Breast cancer is the second leading type of cancer in women, accounting for approximately one out of every three new cancer diagnoses in women. Overall, women have a one-in-eight chance of developing breast cancer over the course of their lives. Early detection through screening improves the likelihood of successful treatment, so it’s important to know where you can obtain breast cancer screening.
Where can I get checked for breast cancer?
Your long-term doctor is the best starting point for questions about breast cancer screening tests like mammograms. If you don’t have a long-term doctor, women’s health clinics, hospitals and public health agencies may provide breast cancer screening services.
Talking to your doctor about breast cancer screening
Guidelines vary for when to start breast cancer screening and how frequently to get them. The expert groups that publish these breast cancer screening guidelines offer different recommendations. You should discuss breast cancer screening with your long-term doctor. They can give you advice based on your individual cancer risk factors, your age and your family history.
If you and your doctor decide that it’s time for you to begin getting mammograms, you will likely receive a referral for a specific diagnostic imaging center or clinic that performs the test. In some cases, your doctor may give you a list of centers or clinics to choose from or be able to schedule the appointment for you.
Where to find breast cancer screening if you don’t have a doctor
If you don’t have a long-term doctor, you can potentially receive breast cancer screening services by contacting:
- Hospitals that offer mammography
- Diagnostic testing centers that offer mammography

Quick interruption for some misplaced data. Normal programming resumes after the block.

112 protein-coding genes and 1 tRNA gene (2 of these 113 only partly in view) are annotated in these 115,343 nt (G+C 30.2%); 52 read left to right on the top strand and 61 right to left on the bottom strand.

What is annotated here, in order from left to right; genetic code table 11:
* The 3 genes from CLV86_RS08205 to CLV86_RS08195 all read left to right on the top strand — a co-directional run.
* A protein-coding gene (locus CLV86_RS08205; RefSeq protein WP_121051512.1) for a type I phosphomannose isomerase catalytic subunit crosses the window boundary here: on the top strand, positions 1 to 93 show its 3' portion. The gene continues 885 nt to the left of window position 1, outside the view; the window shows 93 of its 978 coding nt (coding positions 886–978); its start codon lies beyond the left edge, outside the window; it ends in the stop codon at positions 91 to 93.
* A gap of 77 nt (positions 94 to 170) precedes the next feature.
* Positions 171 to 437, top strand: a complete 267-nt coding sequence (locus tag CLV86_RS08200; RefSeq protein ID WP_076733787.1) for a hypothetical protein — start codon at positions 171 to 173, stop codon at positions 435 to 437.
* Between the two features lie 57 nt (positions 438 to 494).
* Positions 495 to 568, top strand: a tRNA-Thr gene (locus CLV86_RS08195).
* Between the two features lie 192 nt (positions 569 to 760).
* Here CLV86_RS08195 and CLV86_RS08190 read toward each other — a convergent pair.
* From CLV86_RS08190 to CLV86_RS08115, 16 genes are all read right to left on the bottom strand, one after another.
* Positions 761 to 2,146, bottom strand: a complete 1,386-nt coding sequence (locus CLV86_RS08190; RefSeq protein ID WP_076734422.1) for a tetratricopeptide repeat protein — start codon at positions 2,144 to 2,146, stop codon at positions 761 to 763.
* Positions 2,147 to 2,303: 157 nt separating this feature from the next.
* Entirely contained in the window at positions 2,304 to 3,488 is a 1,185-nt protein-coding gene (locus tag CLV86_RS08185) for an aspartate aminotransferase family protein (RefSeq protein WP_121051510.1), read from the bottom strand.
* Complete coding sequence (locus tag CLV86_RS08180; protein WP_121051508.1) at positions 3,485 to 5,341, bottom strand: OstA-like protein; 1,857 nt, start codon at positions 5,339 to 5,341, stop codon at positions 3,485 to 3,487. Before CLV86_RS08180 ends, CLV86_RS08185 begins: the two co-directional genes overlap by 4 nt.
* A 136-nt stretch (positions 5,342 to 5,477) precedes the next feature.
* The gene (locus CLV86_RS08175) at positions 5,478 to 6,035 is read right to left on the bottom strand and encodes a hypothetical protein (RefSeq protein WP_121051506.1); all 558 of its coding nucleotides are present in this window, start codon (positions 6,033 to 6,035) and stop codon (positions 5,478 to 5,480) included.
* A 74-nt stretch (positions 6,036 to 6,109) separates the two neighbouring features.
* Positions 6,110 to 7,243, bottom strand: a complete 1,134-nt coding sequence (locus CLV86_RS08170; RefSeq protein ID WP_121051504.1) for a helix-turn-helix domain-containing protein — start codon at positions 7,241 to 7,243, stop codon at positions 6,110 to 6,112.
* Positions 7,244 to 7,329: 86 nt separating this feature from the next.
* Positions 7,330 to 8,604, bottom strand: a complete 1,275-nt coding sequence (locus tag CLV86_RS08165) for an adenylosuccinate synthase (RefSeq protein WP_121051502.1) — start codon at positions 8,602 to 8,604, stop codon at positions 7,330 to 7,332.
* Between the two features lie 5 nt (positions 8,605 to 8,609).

- Women’s health clinics and other medical clinics
- City, county or state departments of health
- Other public health agencies and nonprofit organizations in your area
Also, keep an eye on community calendars for screening events that are open to the public. Some organizations and institutions offer these throughout the year or in October as a part of Breast Cancer Awareness month.
Forward provides routine preventive services for women, including cancer screening. Forward physicians can help you decide on the most appropriate type and timing of breast cancer screening and provide referrals for mammograms and other testing that may be used in certain cases, such as ultrasound and breast MRI.
How much does it cost to check for breast cancer?
This depends on whether you have insurance coverage, where you’re located and your income level.
Cost of breast cancer screening with health insurance
Any insurance plan governed by the Affordable Care Act (ACA) must pay for the cost of mammograms under preventative care coverage every 1 to 2 years for women over the age of 40. The law states that health insurance providers shouldn’t charge deductibles, copays or coinsurance for this care. In some cases, you may need to obtain a referral from your doctor in order for insurance to cover the screening tests.
If your health plan was created before the passage of the ACA, it may be grandfathered in. Grandfathered plans may not fully cover mammograms or may require you to pay deductibles, copays or coinsurance. Contact your health insurance provider to learn more about what you can expect to pay for mammograms and other breast cancer screening tests.
Breast cancer screening with Forward
Your Forward doctor will discuss breast cancer screening with you as a routine part of our visits. In addition, our doctor-led Cancer Prevention program includes genetic testing, blood work and comprehensive state-of-the-art screenings for breast cancer as well as the three other most common types of cancer in women: skin, lung and colorectal. While we do not offer mammograms, we do order mammograms for our members.